historically has meant applications in physics and applied
The beginning of the preface of the book (see above).
I shall not go much into research done before the
writing of the book unless I consider it a current research
interest, the reader may look there for details. After the
publication of the book I turned to the dynamics of noncommutative
systems. Classically this often reduces to the time variation of a
point on a set, so the first place to look in the noncommutative
world is for time evolution of a state of an algebra A. For a C*
algebra the states are given by Hilbert C*-modules for the algebra
A, and by the KSGNS construction a path of states is given by a
C(R)-A Hilbert C*-bimodule. Given a calculus on the algebra and a
connection on the algebra and bimodule, it turns out that the usual
theory of bimodule connections (see book) gives the velocity of the
path and a simple form of the geodesic velocity equation,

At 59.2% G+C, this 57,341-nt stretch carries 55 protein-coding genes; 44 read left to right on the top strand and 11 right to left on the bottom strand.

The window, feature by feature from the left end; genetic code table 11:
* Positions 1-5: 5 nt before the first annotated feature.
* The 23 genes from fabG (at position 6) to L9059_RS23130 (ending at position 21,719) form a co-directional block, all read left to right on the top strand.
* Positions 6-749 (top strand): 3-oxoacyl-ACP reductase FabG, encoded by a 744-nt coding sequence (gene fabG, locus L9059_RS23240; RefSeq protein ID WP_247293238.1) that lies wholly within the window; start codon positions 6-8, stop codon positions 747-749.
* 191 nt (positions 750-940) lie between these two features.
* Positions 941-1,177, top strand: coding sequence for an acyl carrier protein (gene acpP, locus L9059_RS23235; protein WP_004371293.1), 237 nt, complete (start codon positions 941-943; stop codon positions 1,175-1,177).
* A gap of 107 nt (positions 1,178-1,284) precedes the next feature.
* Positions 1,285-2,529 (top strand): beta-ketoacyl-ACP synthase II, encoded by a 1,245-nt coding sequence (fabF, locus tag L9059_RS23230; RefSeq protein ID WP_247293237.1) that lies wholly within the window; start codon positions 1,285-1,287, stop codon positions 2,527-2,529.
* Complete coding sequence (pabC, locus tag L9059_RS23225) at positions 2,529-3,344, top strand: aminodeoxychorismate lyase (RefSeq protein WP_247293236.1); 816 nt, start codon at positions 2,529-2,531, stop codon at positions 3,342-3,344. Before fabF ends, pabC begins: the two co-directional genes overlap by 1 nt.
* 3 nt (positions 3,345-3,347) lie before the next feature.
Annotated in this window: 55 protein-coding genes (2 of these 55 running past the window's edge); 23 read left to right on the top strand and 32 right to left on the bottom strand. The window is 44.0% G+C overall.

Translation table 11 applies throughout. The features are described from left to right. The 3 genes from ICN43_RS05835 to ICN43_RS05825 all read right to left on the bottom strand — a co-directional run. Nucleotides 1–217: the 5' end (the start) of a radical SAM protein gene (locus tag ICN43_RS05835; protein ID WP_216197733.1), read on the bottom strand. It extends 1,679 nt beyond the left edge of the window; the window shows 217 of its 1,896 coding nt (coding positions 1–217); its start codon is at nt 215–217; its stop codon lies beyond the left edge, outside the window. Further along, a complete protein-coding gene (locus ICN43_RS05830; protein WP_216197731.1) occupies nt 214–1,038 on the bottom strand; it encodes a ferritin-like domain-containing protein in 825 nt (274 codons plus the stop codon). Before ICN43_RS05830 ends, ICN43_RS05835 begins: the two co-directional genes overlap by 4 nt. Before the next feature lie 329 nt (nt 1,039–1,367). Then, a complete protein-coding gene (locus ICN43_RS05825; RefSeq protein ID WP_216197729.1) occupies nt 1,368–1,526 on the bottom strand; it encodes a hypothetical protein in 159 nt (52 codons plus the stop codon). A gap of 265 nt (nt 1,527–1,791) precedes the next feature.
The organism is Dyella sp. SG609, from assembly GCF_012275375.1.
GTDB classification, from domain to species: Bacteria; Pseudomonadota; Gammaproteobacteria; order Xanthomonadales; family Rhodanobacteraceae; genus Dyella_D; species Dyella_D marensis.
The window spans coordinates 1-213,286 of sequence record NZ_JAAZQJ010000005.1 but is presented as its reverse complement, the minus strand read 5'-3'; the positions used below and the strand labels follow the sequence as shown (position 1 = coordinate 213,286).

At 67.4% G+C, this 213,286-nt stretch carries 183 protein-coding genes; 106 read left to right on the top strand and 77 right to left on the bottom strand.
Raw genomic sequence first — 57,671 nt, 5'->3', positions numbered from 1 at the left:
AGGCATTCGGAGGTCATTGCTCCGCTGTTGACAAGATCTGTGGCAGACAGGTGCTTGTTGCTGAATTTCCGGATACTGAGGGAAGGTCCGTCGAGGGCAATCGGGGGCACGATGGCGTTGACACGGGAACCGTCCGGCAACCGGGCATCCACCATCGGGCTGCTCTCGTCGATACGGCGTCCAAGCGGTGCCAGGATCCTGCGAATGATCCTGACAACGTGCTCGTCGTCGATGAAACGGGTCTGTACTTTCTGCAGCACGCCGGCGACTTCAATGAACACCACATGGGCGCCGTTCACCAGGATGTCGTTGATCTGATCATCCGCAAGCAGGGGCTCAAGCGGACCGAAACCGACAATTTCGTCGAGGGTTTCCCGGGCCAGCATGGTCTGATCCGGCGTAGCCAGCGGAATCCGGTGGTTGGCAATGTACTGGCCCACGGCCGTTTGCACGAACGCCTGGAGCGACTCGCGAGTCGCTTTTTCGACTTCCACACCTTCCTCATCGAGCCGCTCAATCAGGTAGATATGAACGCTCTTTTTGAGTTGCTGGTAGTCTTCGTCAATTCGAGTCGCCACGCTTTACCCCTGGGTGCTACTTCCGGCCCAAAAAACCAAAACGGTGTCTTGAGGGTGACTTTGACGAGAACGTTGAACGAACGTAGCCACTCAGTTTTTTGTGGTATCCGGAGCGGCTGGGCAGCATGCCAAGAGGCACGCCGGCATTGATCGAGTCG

generalising the classical differential equation for the velocity of
a geodesic. It is then quite simple to give examples of geodesics on
algebras like matrices or the Hopf algebra of functions on a group.
Edwin Beggs, Noncommutative
geodesics and the KSGNS construction, Journal of Geometry and
Physics Volume 158, December 2020, 103851
Of course this raised more problems and questions.
There was a definition of the reality of a vector field relative to
a state (yes, noncommutative vector fields exist and are not just
derivations) which was required to maintain normalisation of a time
varying state. These noncommutative vector fields had divergences,
again relative to a state. The definition of geodesic (or rather we
shall be strict and say autoparallel path) was given in terms of a